Eye candy that is 2Die4. If you have spent any time on Pinterest, you must have come across this photo. I have come back to the photos of this home time and time again to dream about being in this room. I daydream about being at a flea market in Europe and finding a pair of these huge prickets. Wouldn't that be a dream come true? I probably would put them in my living room, however, not at the foot of my king bed, but they certainly make a huge design statement. The room would look so different without them. Wouldn't you like to know where they came from, a church, private chapel, or manor and what year they were made? I am curious and always have so many questions.
Look at that ceiling -- the wide plank floors [replaced?] -- the mirrors -- the bed corona -- the linen and the plaster patch stains on the back wall. Those beams must be over 550 years old. Every surface and object is neutral in color. Who said neutral is boring? Think about what would magically happen if you put an orchid colored pillow on the bed, or a turquoise one or a bouquet of orchid Lilacs on the table or a painting on the wall with those colors. The room would become orchid or turquoise or any color you choose. Instantly changeable. Love neutral decor for that reason. I am fully in the process of switching my home to nearly all white. I can't stop looking at that photo. In September it will be three years since James Balston went to Sees, France [West of Paris] to photograph this home for the London Times published on September 23, 2013. To me, this is timeless decor. This is not a dainty house so scale of furnishings is critical. Do you want to move in and never leave? I would probably change the nightstands, however, and add some of my console tables with the marble tops. And install my Swede Collection four poster crown bed instead of the corona, although in our master I currently have a corona but much smaller than this one. When I was doing my container in Sweden, I found a corona this big size but didn't purchase it as I didn't think I could sell it easily and didn't have the space for it.
And, have you seen this photo of the huge cupboard and just stared at it forever wondering what it would be like to see it in person? I have thought about what I would store in all those drawers. Is it Swedish Baroque?
Well, here it is.
Do you ever look at a fabulous photo and wonder about the backstory -- where is it -- who lives there? I found the answer to those questions. The residence, the bedroom and the cupboard belong to the owners of Augustus Brandt Antiques in England, Paula and Stephen Parkinson, who spent 10 years restoring this 15th century property in Sees France. Can you imagine the cost to do that? But now restored, it can live another few hundred years. Love preserving things. Would also love to visit their antique shop.
Preserving beauty is one of my missions in reproducing Swedish antiques. Imagine my delight to see that Paula and Stephen chose Swedish Rococo chairs for their breakfast room. So similar to the ones I make. And, these are around my kitchen table at home as well.
Side view of the chairs. See how versatile Swedish furniture is to mix in a French home. There is also a Swedish bench shown below -- look in the photos for it. And, note that HUGE mirror that reflects the outdoors.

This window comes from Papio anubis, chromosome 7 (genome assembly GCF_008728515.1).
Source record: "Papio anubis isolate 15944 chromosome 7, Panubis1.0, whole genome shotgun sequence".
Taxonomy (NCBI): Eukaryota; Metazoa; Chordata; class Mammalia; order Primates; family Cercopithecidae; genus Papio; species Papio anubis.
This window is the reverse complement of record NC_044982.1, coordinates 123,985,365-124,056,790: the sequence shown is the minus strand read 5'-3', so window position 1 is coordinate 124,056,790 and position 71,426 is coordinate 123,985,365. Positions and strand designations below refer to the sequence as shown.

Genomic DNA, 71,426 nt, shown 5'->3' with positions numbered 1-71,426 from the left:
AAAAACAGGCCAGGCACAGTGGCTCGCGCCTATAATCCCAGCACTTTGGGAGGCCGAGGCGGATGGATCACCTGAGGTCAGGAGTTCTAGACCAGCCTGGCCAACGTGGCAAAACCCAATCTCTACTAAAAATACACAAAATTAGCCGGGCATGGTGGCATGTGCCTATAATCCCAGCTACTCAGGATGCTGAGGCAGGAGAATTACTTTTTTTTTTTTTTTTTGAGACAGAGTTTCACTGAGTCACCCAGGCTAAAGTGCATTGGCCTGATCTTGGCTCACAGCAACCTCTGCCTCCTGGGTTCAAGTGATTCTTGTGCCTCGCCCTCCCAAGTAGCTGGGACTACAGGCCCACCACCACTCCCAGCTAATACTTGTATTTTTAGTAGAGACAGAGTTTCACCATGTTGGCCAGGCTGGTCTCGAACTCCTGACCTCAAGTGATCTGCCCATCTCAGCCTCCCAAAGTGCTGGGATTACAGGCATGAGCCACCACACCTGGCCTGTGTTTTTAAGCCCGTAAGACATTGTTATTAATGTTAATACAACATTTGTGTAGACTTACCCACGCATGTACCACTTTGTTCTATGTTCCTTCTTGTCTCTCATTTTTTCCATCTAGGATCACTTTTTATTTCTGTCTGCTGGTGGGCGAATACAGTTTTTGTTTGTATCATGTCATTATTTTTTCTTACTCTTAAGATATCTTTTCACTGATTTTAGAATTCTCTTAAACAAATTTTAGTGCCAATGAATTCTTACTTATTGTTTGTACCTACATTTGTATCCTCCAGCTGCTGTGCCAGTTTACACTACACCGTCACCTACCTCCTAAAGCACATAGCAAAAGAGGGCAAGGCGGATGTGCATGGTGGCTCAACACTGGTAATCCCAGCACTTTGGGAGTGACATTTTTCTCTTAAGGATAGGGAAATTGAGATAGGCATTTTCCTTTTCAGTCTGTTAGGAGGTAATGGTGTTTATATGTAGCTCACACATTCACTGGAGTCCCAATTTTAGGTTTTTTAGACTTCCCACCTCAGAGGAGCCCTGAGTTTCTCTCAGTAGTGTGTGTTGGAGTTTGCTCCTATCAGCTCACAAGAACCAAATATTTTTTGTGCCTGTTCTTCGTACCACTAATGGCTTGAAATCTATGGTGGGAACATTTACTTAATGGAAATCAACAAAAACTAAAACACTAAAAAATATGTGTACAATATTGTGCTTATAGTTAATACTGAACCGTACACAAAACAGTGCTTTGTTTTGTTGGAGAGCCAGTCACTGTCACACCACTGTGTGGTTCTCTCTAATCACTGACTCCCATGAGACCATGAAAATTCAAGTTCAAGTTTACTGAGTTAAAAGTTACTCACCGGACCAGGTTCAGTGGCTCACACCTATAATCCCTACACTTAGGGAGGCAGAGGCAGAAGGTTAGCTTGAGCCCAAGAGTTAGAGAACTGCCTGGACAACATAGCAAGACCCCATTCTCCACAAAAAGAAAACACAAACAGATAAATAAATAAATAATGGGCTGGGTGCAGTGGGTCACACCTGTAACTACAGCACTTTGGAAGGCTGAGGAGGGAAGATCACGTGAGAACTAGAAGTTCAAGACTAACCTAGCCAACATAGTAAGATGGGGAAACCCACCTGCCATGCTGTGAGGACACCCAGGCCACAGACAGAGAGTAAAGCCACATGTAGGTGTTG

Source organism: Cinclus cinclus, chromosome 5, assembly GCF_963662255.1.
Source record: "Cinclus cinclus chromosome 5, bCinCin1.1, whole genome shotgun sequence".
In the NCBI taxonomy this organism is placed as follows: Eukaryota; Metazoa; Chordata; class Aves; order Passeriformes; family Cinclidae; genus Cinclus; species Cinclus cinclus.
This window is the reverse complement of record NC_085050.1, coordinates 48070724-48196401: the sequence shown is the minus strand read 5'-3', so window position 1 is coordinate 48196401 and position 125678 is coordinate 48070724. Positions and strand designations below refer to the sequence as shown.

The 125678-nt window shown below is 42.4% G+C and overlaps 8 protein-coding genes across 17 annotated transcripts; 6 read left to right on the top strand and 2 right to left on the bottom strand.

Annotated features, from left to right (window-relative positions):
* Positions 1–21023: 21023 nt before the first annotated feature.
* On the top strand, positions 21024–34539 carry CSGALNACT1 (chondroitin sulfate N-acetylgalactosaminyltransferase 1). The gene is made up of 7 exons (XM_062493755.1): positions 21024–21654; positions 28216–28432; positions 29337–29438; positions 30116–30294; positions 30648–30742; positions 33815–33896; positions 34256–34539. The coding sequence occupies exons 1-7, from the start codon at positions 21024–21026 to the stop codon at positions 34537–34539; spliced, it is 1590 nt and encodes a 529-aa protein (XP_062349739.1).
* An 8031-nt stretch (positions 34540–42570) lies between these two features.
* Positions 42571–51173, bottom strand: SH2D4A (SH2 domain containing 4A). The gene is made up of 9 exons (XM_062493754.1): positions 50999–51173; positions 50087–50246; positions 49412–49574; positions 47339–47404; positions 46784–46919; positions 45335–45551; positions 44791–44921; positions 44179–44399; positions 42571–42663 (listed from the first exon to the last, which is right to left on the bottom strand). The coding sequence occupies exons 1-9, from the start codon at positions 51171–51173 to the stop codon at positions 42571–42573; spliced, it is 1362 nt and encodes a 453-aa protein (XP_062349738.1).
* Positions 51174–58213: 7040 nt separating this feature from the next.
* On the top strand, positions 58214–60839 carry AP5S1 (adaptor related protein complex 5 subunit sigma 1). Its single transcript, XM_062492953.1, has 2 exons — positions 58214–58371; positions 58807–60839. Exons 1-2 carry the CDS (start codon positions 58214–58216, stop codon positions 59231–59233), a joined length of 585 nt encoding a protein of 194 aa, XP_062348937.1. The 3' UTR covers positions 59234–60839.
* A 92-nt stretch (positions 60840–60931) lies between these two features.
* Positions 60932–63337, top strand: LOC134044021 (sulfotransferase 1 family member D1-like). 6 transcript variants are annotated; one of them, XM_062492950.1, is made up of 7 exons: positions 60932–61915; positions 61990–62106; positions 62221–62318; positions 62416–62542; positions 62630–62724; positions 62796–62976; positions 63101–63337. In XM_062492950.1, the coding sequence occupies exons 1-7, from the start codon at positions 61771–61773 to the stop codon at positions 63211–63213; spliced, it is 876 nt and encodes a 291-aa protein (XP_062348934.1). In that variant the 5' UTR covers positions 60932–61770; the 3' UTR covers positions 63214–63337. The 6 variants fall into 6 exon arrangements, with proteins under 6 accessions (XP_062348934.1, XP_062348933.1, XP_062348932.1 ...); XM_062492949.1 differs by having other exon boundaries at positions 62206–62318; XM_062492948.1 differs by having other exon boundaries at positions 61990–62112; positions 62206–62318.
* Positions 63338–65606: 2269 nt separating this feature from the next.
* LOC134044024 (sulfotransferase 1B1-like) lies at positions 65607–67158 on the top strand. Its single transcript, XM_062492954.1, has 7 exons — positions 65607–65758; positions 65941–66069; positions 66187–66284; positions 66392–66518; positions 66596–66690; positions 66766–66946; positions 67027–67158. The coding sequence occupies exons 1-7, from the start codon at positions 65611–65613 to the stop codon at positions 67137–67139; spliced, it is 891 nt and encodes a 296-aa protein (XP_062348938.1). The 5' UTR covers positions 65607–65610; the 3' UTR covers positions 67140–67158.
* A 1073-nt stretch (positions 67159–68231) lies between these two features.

View of the eight chairs around the table.
Here are Paula and Stephen in the kitchen.
Thank you both for the joy of the eye candy you have given me. This house must give you pure joy daily.
Also note the close up view of the top rails of the Swedish kitchen chairs. Look familiar?
And the epauleps on the chair knees.
Absolutely love these chairs. They grow on you over time and you love them even more.
Here is my reproduction Swede Collection Rococo chair based on the original antique chairs that I purchased from Sweden:
I also make it without the arms like Paula's antique chairs.
More photos of the bedroom. Notice there are no drapes on the windows. There is another Swedish chair by the radiator.
See the oval commode with drawers on both sides -- if I remember correctly, Henredon made this style in the 1990's. I am not sure how old this one is but it looks English.
View of the opposite end of the bedroom. Swedish bench in the window at left. Vitra's LaChaise is striking in contrast but very fun. It runs just over $11,000. Okay, I'll dream of finding one on clearance! Bathroom is behind the open doors in the paneling.
I do not know what year this came to production, but the original was done in 1948 by Charles and Ray Eames.
Let's go on and see more of this house.
Living/dining room. Love that big cupboard on the left.
Love the floor. Limestone perhaps. It would not surprise me to learn that all these floors were installed during the renovation as it is doubtful that floors from the 1400's would still be in good shape. I heard that the staircase was replaced.
Have you ever lived in a home made of stone? I have wondered if it has an odor of wet dampness. Some plasters hold moisture as well.
Lots of lovely details.
Another photo of the dining room.
I would love to see the "before renovation" photos of this property. I hope the Parkinsons write a book about this house. Do you think the left portion where the new kitchen and breakfast room are is a new addition to the old structure?
My Swede Collection furniture line would look fabulous in this house. Wish I could use it for a photo shoot for my product catalog.
So what do you think? Love it? Would you take on a renovation like this?
To see more of the property photos go to www.jamesbalstonphotography.com.
Oh, be still my heart!
Photos: James Balston, Colleen Martin